Chuckle: Q: What was one of the first things Adam and Eve did after they were kicked out of the of the Garden? A: They really raised Cain.
Quote: "The 'heart' in the biblical sense is not inward life, but the whole man in relation to God." --Dietrich Bonhoeffer
    "Create in me a clean heart, O God. Renew a right spirit within me" (Psalm 51:10 NLT). "May the words of my mouth and the thoughts of my heart be pleasing to you, O Lord, my rock and my redeemer" (Psalm 19:14 NLT).
When a reader shared with me that these two verses of Scripture are her prayers. I began to reflect anew on God's desires concerning our hearts. I was reminded that the word "heart" in Scripture warrants our study to understand its exact meaning. We know that "Man looks at the outward appearance, but the Lord looks at the heart" (1 Samuel 16:7 NIV).
The word, "heart," does not refer to the vital organ in our chests that pumps blood to keep us alive. No, it means much more than that. The word refers to the very core, or center, of our lives. As your physical heart is the center of your physical body, your spiritual heart is the center of your spiritual life. The heart includes our intellect, will, emotions, passions, appetites, morals, thoughts, spirit -- the totality of our being.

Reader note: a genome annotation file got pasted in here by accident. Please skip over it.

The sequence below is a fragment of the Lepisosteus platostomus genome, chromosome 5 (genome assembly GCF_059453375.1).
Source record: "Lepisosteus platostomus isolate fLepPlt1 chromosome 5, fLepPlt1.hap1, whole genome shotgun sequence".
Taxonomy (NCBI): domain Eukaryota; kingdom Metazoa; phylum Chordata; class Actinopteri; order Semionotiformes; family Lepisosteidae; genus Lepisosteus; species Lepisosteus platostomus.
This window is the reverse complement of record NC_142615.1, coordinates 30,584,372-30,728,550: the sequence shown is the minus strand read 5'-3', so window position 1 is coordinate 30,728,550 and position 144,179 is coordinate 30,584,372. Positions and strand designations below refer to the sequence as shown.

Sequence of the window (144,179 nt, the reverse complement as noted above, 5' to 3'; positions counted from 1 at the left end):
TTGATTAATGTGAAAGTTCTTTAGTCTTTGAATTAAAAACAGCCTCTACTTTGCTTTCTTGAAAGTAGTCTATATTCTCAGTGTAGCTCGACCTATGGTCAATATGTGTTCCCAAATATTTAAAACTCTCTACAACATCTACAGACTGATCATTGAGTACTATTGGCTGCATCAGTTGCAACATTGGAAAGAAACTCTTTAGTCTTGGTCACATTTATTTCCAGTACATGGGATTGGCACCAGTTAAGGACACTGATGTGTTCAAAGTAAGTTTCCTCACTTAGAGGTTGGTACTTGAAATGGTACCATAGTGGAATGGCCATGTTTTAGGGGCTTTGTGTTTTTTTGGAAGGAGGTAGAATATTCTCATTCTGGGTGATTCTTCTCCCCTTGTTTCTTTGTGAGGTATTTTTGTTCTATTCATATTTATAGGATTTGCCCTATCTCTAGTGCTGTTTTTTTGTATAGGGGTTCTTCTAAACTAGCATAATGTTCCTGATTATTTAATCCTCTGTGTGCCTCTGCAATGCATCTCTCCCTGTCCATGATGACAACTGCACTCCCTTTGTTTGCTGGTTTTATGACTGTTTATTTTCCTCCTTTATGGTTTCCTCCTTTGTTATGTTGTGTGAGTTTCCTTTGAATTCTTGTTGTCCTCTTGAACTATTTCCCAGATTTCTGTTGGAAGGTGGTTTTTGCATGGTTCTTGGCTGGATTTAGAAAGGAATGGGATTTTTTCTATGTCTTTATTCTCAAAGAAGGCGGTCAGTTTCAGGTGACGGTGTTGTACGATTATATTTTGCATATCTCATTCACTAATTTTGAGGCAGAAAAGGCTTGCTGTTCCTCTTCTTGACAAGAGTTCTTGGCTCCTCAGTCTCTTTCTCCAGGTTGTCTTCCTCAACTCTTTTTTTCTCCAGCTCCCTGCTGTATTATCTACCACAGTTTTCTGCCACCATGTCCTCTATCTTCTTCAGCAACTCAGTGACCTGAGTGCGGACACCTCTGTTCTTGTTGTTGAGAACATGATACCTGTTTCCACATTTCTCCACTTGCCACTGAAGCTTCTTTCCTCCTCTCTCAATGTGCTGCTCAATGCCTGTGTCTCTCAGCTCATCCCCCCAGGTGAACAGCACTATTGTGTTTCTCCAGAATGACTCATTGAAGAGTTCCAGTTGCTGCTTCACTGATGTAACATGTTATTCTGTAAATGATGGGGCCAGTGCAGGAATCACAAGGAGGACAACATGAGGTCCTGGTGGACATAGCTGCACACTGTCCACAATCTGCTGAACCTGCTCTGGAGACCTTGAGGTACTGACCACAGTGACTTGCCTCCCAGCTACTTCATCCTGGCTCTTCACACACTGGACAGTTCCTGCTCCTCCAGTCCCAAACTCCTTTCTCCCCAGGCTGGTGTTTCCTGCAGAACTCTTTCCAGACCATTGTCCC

If we see the heart in this light, this Great Commandment from the lips of Jesus becomes more meaningful: "Love the Lord your God with all your heart and with all your soul and with all your mind and with all your strength" (Mark 12:30 NIV). C. Ryder Smith says this commandment could better be rendered, "Love the Lord your God with all your heart -- that is all your soul, mind, and strength." When stated like this, we see that the heart includes all these other dimensions of our being.